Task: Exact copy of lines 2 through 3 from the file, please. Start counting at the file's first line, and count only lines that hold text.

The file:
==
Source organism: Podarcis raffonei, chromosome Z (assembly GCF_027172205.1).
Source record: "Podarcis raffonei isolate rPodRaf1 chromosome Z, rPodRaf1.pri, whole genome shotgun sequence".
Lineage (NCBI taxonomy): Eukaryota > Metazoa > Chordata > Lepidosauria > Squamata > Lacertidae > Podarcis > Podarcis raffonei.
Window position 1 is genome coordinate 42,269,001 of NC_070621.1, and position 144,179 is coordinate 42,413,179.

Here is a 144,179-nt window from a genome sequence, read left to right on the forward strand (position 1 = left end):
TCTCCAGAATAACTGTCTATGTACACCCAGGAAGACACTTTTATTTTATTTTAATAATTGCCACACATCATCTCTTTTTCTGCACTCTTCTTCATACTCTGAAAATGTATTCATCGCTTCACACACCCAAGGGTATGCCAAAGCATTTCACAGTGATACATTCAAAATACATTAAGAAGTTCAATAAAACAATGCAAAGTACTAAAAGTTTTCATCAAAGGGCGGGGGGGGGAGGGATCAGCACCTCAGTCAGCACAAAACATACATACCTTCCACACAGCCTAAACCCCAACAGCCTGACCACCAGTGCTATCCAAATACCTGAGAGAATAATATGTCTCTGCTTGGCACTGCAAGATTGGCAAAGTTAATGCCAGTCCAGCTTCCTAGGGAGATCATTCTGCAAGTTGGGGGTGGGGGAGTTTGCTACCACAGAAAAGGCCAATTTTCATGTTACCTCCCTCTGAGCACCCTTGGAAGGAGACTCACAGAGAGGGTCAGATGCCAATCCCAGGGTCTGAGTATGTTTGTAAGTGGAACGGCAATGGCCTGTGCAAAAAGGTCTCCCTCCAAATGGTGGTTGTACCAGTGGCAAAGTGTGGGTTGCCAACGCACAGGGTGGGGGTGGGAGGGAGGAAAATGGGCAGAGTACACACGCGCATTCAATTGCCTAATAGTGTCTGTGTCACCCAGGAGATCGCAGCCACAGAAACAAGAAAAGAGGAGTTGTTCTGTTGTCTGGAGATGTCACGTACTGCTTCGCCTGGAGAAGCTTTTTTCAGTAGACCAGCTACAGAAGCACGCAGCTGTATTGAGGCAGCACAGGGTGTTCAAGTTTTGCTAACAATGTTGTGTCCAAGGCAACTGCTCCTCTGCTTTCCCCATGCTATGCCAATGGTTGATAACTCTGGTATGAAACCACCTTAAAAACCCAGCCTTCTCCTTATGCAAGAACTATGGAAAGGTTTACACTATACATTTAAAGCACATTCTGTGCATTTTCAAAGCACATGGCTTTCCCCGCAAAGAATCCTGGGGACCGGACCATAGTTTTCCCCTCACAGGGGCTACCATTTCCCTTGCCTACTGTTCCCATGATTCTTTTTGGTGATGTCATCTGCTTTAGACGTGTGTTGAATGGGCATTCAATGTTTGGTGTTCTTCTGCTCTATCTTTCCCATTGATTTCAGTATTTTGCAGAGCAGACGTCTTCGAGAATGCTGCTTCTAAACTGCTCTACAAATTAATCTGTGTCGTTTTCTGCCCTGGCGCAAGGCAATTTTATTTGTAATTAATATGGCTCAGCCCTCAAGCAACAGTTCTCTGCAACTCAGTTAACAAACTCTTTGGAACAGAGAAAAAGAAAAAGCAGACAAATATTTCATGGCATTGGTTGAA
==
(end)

Source record: "Podarcis raffonei isolate rPodRaf1 chromosome Z, rPodRaf1.pri, whole genome shotgun sequence".
Lineage (NCBI taxonomy): Eukaryota > Metazoa > Chordata > Lepidosauria > Squamata > Lacertidae > Podarcis > Podarcis raffonei.